Cincinnati Chefs and Restaurateurs Reflect on Year of Dining Out, Looking Forward to 2022 | Food and drink characteristics | Cincinnati

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Photo: Hailey Bollinger

The ivory house

The second year of the pandemic has brought some easing in the challenges that Cincinnati restaurants faced in 2020. But 2021 has placed a few more obstacles in the way of recovery from the first hard shocks of COVID-19.

Overall, however, after speaking with several restaurateurs, chefs and chefs / owners, I felt a sense of cautious optimism – not from everyone, of course. But despite the lingering issues facing the restaurant industry, the positivity of these people is encouraging.

“Restaurant owners are a rambling bunch,” says Dan Wright, owner of Abigail Street, Senator, Pontiac and Holiday Spirits / Forty Thieves.

Unlike 2020, there have been no statewide restaurant closings this year. After COVID vaccines became widely available this spring, it turned out that customers have returned – at least in my opinion – with many of the restaurants I have spoken with, seeing encouraging revenue growth. In December, and despite clear signs of another potential COVID surge, many places appeared to be approaching guest levels before the pandemic.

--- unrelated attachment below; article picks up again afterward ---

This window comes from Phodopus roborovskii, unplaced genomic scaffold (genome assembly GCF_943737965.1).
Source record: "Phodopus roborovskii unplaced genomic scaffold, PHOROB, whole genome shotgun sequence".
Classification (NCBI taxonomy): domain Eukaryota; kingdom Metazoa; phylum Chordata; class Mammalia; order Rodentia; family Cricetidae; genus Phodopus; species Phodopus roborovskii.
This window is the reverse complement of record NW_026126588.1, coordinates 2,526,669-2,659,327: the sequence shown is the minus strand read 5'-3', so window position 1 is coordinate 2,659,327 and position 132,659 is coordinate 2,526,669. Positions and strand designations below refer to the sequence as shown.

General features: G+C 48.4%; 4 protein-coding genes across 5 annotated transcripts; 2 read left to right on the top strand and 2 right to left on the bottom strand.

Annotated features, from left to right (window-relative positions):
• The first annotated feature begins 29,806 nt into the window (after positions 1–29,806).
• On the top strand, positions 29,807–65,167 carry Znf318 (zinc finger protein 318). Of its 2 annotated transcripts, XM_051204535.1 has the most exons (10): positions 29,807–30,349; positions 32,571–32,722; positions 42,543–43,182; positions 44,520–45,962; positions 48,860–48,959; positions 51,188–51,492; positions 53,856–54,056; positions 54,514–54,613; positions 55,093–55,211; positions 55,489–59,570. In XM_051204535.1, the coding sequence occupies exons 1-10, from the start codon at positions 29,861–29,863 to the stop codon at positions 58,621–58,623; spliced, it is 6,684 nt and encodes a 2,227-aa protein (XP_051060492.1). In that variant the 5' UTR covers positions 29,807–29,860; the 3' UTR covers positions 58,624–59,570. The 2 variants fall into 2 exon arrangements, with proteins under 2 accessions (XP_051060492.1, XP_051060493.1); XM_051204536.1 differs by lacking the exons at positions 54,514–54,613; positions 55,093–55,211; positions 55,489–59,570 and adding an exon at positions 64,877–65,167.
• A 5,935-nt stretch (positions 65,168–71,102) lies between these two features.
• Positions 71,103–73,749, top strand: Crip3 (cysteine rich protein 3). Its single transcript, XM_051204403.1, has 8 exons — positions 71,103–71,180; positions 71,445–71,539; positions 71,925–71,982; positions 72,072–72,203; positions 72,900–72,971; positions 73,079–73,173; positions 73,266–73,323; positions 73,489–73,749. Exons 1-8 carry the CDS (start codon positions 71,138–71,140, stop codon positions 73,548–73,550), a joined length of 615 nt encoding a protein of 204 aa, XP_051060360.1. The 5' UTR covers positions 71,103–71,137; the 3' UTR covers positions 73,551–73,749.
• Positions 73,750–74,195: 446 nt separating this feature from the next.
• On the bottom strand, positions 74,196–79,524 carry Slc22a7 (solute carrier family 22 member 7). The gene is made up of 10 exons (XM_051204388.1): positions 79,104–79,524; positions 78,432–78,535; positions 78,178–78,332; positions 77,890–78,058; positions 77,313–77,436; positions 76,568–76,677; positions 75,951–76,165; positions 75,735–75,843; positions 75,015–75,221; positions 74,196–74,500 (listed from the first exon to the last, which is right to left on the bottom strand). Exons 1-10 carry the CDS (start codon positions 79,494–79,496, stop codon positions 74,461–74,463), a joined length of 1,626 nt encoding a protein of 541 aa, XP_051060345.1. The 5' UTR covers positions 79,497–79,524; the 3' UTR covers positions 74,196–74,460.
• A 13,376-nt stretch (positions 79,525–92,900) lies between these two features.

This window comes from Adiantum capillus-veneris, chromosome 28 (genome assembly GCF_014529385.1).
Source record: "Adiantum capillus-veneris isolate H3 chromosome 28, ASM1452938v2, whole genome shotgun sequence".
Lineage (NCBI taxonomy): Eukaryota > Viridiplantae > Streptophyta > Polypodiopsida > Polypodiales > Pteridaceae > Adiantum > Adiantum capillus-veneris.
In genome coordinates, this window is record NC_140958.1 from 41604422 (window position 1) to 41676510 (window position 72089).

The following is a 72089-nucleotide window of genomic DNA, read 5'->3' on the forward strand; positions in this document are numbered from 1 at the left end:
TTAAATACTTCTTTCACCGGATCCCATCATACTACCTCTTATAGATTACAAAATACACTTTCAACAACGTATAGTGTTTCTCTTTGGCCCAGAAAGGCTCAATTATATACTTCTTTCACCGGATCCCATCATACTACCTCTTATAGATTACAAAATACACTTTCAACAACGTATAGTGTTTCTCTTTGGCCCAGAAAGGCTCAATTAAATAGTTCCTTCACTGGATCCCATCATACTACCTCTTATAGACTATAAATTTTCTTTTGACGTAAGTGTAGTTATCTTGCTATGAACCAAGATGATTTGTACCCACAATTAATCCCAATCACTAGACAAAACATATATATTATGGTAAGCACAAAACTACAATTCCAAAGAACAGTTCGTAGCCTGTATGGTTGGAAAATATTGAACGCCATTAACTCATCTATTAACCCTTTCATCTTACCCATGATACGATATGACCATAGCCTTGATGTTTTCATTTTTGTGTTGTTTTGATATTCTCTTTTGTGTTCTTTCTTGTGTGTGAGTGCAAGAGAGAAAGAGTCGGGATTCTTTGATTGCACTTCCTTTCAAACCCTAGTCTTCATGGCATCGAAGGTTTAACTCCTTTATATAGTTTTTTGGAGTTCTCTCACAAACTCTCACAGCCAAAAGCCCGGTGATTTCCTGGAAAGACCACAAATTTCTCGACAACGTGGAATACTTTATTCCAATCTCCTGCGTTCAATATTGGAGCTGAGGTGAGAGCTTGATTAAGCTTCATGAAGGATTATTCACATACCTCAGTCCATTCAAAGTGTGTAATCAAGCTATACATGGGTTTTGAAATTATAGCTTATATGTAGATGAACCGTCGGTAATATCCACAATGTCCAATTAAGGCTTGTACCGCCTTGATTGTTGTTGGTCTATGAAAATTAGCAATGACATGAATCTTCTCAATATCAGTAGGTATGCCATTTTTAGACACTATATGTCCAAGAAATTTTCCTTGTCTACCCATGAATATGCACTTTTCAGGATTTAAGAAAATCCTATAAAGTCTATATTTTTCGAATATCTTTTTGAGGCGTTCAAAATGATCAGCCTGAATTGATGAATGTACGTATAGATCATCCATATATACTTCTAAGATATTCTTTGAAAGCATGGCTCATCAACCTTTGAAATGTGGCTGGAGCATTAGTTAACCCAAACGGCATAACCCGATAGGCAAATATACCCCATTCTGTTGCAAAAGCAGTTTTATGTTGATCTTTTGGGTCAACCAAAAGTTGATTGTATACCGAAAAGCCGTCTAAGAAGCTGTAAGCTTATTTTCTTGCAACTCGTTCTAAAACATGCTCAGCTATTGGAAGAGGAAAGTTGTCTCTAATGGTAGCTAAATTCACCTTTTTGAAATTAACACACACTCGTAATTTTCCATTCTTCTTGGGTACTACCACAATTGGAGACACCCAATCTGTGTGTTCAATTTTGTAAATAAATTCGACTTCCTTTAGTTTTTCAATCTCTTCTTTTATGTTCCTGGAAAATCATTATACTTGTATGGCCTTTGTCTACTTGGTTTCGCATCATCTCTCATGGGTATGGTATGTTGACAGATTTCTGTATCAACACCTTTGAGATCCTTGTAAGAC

While this is not true in every corner of town, our restaurants seem to be in take-back mode for the most part. When I tried to book a table in popular places in the city center and across the Rhine – Sotto, Pepp & Dolores and Boca, for example – I had to leave for several weeks to find anything between 6 p.m. and 8:30 p.m. Chef Jose Salazar says his restaurants (Mita’s, Salazar and Goose & Elder) are operating at full capacity. Frank Eversole, owner of Ivory House in Westwood, paints an equally rosy picture of community support and full parties at his steak and seafood restaurant.

The aforementioned Wright agrees, saying, “Things are improving a lot from last year.” He will soon be opening an expanded and somewhat reinvented version of his Rhine tapas restaurant, Abigail Street, which I think has long been one of the best places to eat in Cincinnati. Wright says he is excited about the expansion and is also excited about the success he has had at the Senate Blue Ash location in Summit Park (he closed the Senate flagship on the Rhine earlier this year to make room for the expansion of Abigail Street).

That doesn’t mean the restaurant crisis is over. Perhaps the biggest problem now is the one we all feel: rising costs. Restaurants face shortages and delays in sourcing supplies and ingredients, as well as surprising inflation for everything from meats and premium spirits to seafood and produce. , which has done a lot of harm to many companies. Salazar is among several owners who say that although customers fill his tables and he has few vacancies at his three restaurants, inflated food costs have hit hard.

“We are racking our brains and are at full capacity, but not making a profit,” he says.

This calculation also affected other establishments. Branch co-owner Matt Distel said of its three restaurants (Branch in Walnut Hills and The Littlefield and Second Place in Northside), the upscale branch had such issues. While Northside businesses are tucked away in a residential neighborhood and have quickly recovered, Branch is more of a destination restaurant.